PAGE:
Liturgy of the Hours

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Poetic Responses to Psalms and Scripture


Liturgy of the Hours       





Recognition of my body swaddled in flannel.

Blinking in light, shifting hips—the familiar

pain centered joint.  The receiving mattress.


Roll until my legs drip off the bedside.

Toes sense the rigid floor, consent to land.

A fluid moment: my feet spreading.


Robe, the light-weight one.  Sip of water

from night time’s cup.  To the window.  Delight

as six ducks dip and surface on the pond.





Everyone eats but me.  I have coffee

tempting, the cup all but neglected as I grab

bread bags, turkey slices, mayonnaise—

the standards—from our burdened refrigerator.

Mine insists it remains a happy burden, day after day

scraping the knife over toast, squeezing bright yellow

mustard in a lacing pattern, portioning out the carrots.

I fret over whether the children have fruit.

They have food, I pray.





Here begins rhythm,

lifting the basket,

descending the stairs,

bending to thrust arms open-fisted

into the pile of crumpled clothes,

shoving the whole mess in the washer.


Forty-five minutes I circle

the kitchen counter, shifting dirty dishes,

stacking clean ones,

putting cottage cheese away.

I pause by the window with clean hands,

grateful to see ducks still swimming

on silver water.  The buzzer sounds.

I have to pull hard on the tangle

of wet, heavy clothes.  With a click

the drier door locks, machine drone

becoming the cycling song of morning.





From here, I see only sky out the window.

Sky and clouds, thin wispy threads

of heaven’s mantle, shawl of prophets.

Scripture lays in my lap, a comfort of weight,

thousands of years’ pleas and praises,

wars, fidelities, all of the animals and spheres,

the many promises of God, then the Law,

then Law Fulfilled.  What glory in the simple

flowers he says, what dignity in a meal

of fish and bread.  A woman sweeps her house

to find the coin she has lost, her precious keeping.

I glance at the carpet strewn with skeins

of my daughter’s crocheting, my son’s trading cards.

Whatever peace I seek

hides under these irritating piles. 





I check for the mallards and buffleheads.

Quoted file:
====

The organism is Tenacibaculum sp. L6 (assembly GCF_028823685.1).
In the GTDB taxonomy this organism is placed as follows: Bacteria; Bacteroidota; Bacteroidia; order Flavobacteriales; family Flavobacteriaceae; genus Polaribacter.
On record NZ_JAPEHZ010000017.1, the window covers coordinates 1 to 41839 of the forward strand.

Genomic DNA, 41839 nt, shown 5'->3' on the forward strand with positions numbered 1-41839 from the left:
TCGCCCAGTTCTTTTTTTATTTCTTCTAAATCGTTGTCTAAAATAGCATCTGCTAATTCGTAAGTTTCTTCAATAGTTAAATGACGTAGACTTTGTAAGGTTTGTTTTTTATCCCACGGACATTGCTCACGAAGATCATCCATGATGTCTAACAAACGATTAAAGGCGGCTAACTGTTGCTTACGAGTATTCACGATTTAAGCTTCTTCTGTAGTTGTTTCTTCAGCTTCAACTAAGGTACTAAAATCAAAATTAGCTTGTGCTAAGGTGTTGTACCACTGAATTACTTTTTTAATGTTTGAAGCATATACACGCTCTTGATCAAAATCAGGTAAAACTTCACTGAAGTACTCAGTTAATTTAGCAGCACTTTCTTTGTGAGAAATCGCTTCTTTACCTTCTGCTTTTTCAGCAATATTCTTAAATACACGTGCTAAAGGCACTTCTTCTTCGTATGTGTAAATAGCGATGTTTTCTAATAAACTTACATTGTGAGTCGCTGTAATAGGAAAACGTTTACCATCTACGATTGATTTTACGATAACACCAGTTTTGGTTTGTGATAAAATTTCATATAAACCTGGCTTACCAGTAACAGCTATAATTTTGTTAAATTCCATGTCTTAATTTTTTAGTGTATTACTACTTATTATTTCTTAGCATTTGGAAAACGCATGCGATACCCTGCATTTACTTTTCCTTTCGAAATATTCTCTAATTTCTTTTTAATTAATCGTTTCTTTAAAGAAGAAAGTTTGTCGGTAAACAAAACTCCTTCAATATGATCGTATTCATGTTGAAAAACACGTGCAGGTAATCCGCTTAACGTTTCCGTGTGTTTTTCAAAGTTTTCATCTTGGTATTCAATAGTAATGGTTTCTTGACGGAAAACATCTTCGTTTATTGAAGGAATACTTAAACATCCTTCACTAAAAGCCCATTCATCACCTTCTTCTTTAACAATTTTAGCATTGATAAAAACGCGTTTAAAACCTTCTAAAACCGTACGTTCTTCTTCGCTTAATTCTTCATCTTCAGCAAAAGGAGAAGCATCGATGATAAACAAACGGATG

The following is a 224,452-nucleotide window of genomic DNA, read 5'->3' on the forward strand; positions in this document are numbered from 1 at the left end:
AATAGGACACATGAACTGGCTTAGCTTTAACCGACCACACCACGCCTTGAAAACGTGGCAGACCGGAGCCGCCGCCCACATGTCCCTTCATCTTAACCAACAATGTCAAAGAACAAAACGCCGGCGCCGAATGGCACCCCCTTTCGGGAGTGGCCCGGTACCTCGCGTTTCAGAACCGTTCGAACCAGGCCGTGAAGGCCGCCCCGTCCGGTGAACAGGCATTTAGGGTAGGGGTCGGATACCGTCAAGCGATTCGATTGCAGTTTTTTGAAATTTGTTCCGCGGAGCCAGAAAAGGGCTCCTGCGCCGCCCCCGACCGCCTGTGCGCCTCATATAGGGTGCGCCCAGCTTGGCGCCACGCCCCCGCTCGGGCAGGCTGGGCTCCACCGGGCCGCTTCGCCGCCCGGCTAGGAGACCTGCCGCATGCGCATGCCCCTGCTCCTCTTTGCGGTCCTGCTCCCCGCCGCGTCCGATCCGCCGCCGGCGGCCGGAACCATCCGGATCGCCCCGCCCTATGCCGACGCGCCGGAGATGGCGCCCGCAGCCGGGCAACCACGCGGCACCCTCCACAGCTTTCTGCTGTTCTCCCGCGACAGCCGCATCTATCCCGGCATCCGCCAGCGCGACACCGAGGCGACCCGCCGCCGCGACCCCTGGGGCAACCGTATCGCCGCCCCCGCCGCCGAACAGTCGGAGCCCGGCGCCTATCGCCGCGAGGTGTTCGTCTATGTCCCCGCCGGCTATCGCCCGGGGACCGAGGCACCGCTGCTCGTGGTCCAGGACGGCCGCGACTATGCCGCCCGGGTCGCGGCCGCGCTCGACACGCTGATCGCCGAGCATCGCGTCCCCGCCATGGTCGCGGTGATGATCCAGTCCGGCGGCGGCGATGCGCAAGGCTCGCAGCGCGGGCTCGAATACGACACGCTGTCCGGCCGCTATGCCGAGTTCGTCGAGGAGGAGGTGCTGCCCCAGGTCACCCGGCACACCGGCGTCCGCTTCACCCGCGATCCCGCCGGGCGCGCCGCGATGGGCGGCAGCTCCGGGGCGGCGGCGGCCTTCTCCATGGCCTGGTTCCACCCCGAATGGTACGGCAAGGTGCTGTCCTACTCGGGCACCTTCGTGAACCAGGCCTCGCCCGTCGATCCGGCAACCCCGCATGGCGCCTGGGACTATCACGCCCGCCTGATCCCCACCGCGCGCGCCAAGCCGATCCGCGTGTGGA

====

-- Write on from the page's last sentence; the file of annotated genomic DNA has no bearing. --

They bathe, flapping up out of the water;

they play, flying a brief distance then skidding

into the pond’s silken surface, making spray.

I decide the window is a lonely place.


I prepare for my pilgrimage to school,

tie the hair away from my face

so my eyes can be seen.

I know I will greet other parents as we walk

to collect our children.  I know

I will smile at people whose names I can’t recall.





Two unfolded towels and some socks

still litter the kitchen table,

but we sit down anyway, after I’m finished

pouring the milk.  I ask if my son, who has prompted us

before, if he’d like to lead the prayer.  His chin tucks

into his neck.  “Josephine?”  I ask my daughter.

“No.” She speaks definitively.

“David?” I plead, and as he dips his head to one side

he bleats “thank you for this grub so lovingly prepared.”

He looks despairingly at me.  “You know I’m no good

at these things.”  I look around at them, all waiting,

hoping I will concede it is finally time to eat.

With a simple sign of the Cross the prayer is over,

and probably forgotten.  But we won’t forget dinner.

Not ever.





My room deepens in the dark, a latent space.

There the bed which birthed me this morning,

there my husband already asleep. 

I pause to look.

Held up by the house,

this floor, this mattress, I lie down

where I came from, returning

the gift.





-- By:  Ms. Karen Jessee, OP - - a member of the Dominican Laity, St. Mary Magdelene Group in Raleigh, NC.  She writes and teaches, living with her husband and children near Chapel Hill, North Carolina.


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